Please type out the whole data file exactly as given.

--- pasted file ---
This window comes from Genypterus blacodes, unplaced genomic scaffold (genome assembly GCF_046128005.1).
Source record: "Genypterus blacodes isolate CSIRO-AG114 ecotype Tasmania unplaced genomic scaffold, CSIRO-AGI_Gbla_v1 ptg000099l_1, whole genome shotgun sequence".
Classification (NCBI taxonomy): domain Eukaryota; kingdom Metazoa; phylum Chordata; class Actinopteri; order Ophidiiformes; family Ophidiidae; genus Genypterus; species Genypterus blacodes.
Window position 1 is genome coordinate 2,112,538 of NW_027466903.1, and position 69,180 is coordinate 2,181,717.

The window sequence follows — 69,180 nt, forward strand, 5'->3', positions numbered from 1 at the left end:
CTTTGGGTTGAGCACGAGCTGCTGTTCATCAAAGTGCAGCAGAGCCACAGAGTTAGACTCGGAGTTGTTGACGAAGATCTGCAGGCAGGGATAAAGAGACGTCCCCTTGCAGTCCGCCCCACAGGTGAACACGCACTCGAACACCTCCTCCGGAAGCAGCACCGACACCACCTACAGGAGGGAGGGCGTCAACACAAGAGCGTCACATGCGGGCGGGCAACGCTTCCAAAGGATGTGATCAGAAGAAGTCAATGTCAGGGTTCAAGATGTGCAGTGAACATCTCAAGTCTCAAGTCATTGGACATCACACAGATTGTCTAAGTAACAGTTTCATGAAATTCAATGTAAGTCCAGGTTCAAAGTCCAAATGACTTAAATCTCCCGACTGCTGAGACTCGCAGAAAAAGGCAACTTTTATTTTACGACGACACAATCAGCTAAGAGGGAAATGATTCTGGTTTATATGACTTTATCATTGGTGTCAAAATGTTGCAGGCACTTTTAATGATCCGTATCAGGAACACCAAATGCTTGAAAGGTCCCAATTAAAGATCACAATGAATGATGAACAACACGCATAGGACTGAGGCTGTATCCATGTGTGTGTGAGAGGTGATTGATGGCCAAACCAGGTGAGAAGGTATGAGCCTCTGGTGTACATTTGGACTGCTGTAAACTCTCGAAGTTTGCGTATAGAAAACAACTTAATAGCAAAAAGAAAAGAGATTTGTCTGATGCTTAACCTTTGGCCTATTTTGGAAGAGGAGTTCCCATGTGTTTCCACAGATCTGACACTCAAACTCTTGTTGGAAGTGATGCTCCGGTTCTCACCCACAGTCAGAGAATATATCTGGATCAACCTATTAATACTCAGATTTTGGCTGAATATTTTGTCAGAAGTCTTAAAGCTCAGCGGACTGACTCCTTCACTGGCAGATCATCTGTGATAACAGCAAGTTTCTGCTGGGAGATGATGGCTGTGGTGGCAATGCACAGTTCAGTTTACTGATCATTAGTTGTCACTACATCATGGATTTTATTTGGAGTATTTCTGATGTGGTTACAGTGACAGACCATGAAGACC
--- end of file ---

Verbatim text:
This window comes from Genypterus blacodes, unplaced genomic scaffold (genome assembly GCF_046128005.1).
Source record: "Genypterus blacodes isolate CSIRO-AG114 ecotype Tasmania unplaced genomic scaffold, CSIRO-AGI_Gbla_v1 ptg000099l_1, whole genome shotgun sequence".
Classification (NCBI taxonomy): domain Eukaryota; kingdom Metazoa; phylum Chordata; class Actinopteri; order Ophidiiformes; family Ophidiidae; genus Genypterus; species Genypterus blacodes.
Window position 1 is genome coordinate 2,112,538 of NW_027466903.1, and position 69,180 is coordinate 2,181,717.

The window sequence follows — 69,180 nt, forward strand, 5'->3', positions numbered from 1 at the left end:
CTTTGGGTTGAGCACGAGCTGCTGTTCATCAAAGTGCAGCAGAGCCACAGAGTTAGACTCGGAGTTGTTGACGAAGATCTGCAGGCAGGGATAAAGAGACGTCCCCTTGCAGTCCGCCCCACAGGTGAACACGCACTCGAACACCTCCTCCGGAAGCAGCACCGACACCACCTACAGGAGGGAGGGCGTCAACACAAGAGCGTCACATGCGGGCGGGCAACGCTTCCAAAGGATGTGATCAGAAGAAGTCAATGTCAGGGTTCAAGATGTGCAGTGAACATCTCAAGTCTCAAGTCATTGGACATCACACAGATTGTCTAAGTAACAGTTTCATGAAATTCAATGTAAGTCCAGGTTCAAAGTCCAAATGACTTAAATCTCCCGACTGCTGAGACTCGCAGAAAAAGGCAACTTTTATTTTACGACGACACAATCAGCTAAGAGGGAAATGATTCTGGTTTATATGACTTTATCATTGGTGTCAAAATGTTGCAGGCACTTTTAATGATCCGTATCAGGAACACCAAATGCTTGAAAGGTCCCAATTAAAGATCACAATGAATGATGAACAACACGCATAGGACTGAGGCTGTATCCATGTGTGTGTGAGAGGTGATTGATGGCCAAACCAGGTGAGAAGGTATGAGCCTCTGGTGTACATTTGGACTGCTGTAAACTCTCGAAGTTTGCGTATAGAAAACAACTTAATAGCAAAAAGAAAAGAGATTTGTCTGATGCTTAACCTTTGGCCTATTTTGGAAGAGGAGTTCCCATGTGTTTCCACAGATCTGACACTCAAACTCTTGTTGGAAGTGATGCTCCGGTTCTCACCCACAGTCAGAGAATATATCTGGATCAACCTATTAATACTCAGATTTTGGCTGAATATTTTGTCAGAAGTCTTAAAGCTCAGCGGACTGACTCCTTCACTGGCAGATCATCTGTGATAACAGCAAGTTTCTGCTGGGAGATGATGGCTGTGGTGGCAATGCACAGTTCAGTTTACTGATCATTAGTTGTCACTACATCATGGATTTTATTTGGAGTATTTCTGATGTGGTTACAGTGACAGACCATGAAGACC